As we move forward and learn from the most recent outbreak, we can only hope that all state boards of pharmacy expect compounding pharmacies to comply with all aspects of the USP standard, and to survey these pharmacies regularly to enforce compliance. To do this, state pharmacy boards must be provided with additional resources to adequately train and deploy surveyors to assess compliance. Today, many pharmacy boards are ill equipped to take on this responsibility; without additional resources, the assignment of responsibility will not result in improved oversight. FDA needs to work collaboratively with the state boards of pharmacy to provide them with the necessary support and training to survey compounding pharmacies for compliance.

Compounding pharmacies that distribute sizeable quantities (to be defined by FDA) of sterile preparations, and those operating interstate, should be registered with FDA and subject to periodic inspections. Currently, there is no such requirement. FDA does have plans to publish guidance on Good Pharmacy Compounding Practices for Sterile Drug Products, and Outsourcer Pharmacy Operations Compliance Policy Guide, to clearly articulate requirements for registration with FDA, periodic inspections, support available to the state boards of pharmacy, and expectations regarding the state boards' role in regulating compounding pharmacies.

This cannot come too soon. FDA has been aware of multiple problems with compounded preparations that have resulted in recalls, patient injuries, and deaths. However, when we communicated with the FDA recently to discuss this event, no one could clearly articulate how the agency regulates compounding pharmacies.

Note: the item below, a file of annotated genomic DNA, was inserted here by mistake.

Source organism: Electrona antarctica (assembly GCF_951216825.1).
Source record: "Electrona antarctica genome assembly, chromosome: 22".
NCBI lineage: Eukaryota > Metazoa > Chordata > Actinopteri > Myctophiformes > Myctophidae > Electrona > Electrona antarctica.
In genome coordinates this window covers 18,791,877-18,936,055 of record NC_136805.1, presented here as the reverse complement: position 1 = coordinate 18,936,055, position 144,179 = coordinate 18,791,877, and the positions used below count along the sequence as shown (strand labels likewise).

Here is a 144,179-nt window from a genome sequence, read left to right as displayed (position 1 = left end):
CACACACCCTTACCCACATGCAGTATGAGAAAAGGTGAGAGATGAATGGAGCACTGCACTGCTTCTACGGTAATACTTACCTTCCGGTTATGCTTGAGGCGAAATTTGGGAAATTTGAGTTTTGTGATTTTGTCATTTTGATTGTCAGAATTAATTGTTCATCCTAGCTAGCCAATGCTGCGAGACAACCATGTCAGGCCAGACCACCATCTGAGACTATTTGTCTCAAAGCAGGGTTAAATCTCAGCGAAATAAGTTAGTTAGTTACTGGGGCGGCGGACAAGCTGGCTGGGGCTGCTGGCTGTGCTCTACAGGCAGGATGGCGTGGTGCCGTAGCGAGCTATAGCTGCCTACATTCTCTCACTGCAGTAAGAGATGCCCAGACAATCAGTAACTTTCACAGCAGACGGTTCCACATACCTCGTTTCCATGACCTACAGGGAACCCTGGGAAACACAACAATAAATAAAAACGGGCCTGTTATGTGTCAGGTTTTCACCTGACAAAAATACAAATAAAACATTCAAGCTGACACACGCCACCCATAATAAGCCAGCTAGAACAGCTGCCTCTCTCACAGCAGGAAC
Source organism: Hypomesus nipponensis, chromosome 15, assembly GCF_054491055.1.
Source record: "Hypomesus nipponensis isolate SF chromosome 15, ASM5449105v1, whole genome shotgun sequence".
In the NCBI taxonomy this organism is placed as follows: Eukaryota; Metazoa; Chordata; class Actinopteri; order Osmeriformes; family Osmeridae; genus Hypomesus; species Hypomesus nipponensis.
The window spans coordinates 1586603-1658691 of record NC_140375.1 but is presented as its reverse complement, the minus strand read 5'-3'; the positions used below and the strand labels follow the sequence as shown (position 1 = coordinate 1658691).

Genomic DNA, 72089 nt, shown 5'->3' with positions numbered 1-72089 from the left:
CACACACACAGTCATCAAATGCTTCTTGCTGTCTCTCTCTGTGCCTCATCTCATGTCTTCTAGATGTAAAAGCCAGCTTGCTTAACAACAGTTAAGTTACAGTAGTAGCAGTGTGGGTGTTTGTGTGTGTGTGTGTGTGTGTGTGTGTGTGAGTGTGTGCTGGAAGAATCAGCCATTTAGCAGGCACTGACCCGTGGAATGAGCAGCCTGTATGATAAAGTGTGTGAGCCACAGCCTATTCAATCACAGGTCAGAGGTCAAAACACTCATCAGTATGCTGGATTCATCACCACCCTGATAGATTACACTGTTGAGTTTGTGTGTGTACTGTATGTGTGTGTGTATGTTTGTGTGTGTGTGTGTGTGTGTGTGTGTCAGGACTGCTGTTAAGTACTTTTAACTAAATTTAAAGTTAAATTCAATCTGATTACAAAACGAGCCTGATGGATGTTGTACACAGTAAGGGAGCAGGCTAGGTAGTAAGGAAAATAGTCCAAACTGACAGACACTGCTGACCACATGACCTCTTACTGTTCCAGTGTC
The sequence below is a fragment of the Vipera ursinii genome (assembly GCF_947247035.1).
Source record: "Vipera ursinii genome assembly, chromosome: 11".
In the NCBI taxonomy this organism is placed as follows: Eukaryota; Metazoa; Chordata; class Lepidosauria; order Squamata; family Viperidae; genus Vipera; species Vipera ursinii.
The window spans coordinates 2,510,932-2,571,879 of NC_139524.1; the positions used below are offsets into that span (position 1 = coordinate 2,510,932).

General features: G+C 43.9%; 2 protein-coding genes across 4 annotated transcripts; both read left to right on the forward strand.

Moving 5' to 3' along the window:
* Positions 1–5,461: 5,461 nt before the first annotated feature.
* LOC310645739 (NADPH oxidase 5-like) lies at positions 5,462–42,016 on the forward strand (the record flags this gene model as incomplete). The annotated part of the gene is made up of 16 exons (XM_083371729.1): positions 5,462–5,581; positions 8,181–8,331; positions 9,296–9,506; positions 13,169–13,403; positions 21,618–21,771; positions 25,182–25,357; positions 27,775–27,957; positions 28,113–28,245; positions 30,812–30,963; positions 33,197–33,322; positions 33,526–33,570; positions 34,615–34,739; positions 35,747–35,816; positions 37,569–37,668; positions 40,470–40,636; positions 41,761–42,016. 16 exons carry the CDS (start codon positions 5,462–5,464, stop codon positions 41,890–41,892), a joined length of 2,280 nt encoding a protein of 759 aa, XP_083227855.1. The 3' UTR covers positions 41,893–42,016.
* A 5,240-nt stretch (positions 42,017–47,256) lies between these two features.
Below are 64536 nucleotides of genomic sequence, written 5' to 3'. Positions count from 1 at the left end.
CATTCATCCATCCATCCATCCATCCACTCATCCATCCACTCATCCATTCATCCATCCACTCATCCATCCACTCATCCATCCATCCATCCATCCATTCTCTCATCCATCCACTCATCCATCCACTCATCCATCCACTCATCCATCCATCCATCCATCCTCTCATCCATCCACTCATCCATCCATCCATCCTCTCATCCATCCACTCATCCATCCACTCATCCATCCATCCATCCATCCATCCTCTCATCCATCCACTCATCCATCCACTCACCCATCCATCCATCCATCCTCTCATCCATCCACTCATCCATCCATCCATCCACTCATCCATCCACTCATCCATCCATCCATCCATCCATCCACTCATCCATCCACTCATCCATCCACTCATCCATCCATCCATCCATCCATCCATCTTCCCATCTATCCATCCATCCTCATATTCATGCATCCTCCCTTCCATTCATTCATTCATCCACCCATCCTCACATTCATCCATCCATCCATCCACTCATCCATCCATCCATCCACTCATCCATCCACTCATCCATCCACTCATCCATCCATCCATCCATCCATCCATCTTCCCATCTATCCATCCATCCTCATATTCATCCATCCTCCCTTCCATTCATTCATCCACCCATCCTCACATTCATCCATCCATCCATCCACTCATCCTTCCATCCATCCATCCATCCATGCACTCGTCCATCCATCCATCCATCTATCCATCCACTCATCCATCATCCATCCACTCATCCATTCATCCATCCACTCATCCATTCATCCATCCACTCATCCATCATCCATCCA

Finally, last week we also communicated with all US hospitals asking that all pharmacies, pharmacists and pharmacy technicians who compound sterile preparations, regardless of where they work and regardless of size, know and comply with USP <797> to the fullest extent possible. All pharmacy staff has a moral and legal obligation to compound preparations using the least risky processes while adhering to the highest standards possible. So preparing items from raw powders should be avoided if at all possible. Also we recommend establishing an internal quality surveillance and review team to regularly monitor compounded preparations, the environment, compounding equipment, and personnel for compliance with key aspects of <797>, much like an internal peer-review process.

Unfortunately, there are too many in health care who feel that, if it hasn't happened to them, the adverse experiences of others do not apply, which is why regulation and oversight is necessary. If the continuing investigation into this event uncovers heretofore unrecognized aspects of compounding that have so far been overlooked in either the <797> standard or in staff practices, then we need to learn from it, incorporate necessary changes, and provide leadership and oversight to assure that patients are kept safe.